Financial Literacy in Schools: Rock Band Gooding Launches "Funding Our Future: The Importance of Financial Literacy for Students across the Nation"


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By Gooding

It may seem strange that a rock ’n’ roll band is traveling the countryside preaching to kids about saving money, but in my mind nothing is more rock ’n’ roll than the freedom to make your own decisions and follow your own path.

I wanted to be a full-time musician/gypsy since watching Gene Simmons breathe fire live as a 4-year-old at my first rock concert. Throughout my teenage years, I thought a record deal would solve all my problems. I believed I would simply get rich quick, buy my momma a house, and any pain or problem I had would magically disappear. As it turns out, the record deal never came. Instead, through a ton of hard work and slow and steady growth, and hard lessons in an incredibly competitive and ever-changing industry, my band and I have released over a dozen records, toured every state in the union, met some of our musical heroes, started a record label and publishing company, and best of all, are just getting warmed up after many years on the open road.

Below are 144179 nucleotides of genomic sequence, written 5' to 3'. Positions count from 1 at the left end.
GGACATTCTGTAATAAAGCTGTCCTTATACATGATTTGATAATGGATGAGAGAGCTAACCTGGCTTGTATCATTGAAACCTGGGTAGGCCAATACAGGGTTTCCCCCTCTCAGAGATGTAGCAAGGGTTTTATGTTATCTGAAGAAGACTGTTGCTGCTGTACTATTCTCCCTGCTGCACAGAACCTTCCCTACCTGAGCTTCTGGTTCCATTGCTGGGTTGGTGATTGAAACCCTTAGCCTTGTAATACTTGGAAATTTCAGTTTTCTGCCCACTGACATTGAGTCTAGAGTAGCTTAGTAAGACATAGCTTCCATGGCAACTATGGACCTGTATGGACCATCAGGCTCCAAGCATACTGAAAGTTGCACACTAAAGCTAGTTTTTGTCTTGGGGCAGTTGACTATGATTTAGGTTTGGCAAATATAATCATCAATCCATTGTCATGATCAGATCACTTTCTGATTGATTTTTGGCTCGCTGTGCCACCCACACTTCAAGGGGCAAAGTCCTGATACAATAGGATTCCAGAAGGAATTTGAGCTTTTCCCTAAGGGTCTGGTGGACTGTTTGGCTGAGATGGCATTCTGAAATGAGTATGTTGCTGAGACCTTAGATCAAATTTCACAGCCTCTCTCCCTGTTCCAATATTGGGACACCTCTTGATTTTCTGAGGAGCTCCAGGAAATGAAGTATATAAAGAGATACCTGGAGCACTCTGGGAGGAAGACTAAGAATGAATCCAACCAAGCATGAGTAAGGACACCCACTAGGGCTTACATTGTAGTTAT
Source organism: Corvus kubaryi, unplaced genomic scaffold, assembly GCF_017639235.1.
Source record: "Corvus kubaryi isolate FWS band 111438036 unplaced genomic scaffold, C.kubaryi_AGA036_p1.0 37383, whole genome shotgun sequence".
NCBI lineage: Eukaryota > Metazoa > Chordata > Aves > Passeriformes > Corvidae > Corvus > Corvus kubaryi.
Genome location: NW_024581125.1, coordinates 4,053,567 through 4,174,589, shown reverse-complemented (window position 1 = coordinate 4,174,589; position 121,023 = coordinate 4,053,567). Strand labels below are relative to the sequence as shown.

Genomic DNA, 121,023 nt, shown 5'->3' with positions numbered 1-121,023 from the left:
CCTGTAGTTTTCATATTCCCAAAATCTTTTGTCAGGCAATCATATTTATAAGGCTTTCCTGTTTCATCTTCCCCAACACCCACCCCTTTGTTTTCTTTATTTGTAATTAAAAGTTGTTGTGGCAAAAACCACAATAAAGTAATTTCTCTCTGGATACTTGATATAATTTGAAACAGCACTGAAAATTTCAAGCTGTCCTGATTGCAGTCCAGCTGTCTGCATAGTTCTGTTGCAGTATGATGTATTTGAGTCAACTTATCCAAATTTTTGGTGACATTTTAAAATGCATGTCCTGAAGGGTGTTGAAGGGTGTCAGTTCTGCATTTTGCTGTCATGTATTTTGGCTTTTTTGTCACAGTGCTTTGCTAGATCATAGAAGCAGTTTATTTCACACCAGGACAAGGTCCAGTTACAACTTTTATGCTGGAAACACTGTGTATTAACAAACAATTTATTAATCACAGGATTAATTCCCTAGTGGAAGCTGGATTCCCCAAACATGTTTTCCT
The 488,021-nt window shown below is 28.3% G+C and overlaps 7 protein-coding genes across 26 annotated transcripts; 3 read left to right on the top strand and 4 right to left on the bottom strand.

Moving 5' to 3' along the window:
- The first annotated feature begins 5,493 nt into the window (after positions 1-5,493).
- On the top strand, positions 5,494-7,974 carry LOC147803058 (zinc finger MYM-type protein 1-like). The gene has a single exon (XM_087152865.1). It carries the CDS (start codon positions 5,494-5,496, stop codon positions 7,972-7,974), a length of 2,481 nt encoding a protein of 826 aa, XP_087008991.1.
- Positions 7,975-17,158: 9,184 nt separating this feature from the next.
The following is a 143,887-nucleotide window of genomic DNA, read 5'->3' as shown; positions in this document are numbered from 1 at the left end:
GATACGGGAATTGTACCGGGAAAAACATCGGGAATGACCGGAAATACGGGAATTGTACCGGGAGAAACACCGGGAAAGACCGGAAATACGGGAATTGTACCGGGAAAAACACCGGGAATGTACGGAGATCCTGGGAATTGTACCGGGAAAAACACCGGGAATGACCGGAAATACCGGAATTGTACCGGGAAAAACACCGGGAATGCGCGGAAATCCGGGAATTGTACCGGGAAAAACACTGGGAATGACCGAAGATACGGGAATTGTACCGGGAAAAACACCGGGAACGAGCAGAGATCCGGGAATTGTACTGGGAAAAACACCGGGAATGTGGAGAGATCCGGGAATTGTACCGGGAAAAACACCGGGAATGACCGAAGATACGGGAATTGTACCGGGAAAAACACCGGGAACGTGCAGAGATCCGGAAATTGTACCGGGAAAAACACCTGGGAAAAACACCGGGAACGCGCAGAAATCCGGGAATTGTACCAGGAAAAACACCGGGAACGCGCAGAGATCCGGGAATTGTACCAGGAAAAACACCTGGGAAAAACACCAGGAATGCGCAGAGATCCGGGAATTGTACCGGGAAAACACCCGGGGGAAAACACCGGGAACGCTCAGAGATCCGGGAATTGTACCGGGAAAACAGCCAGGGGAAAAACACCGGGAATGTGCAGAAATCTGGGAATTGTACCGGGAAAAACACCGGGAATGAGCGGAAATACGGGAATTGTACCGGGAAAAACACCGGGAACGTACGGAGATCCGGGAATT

This band of brothers and I (Jesse Rich on drums and Billy Driver on bass) have decided to tell our story to students around the country. We start with a film of us traveling the countryside, meeting several other famous musicians and placing music in some of the most popular TV shows and movies around. We then do a quick set, playing as loud as possible (music makes the medicine go down). We are very lucky that since we dress like most of the kids, and since music is a sixth sense that almost everyone enjoys when it is put forth passionately and honestly, the students forget that we are there to tell them something their teachers and many school boards want them to understand … financial literacy. I liken us to a kind of rock ’n’ roll Trojan horse. We enter the school auditorium to kids screaming and waving their lit up cell phones in the air, but by the end of the hour, facts, figures and advice are pouring out alongside a PowerPoint presentation.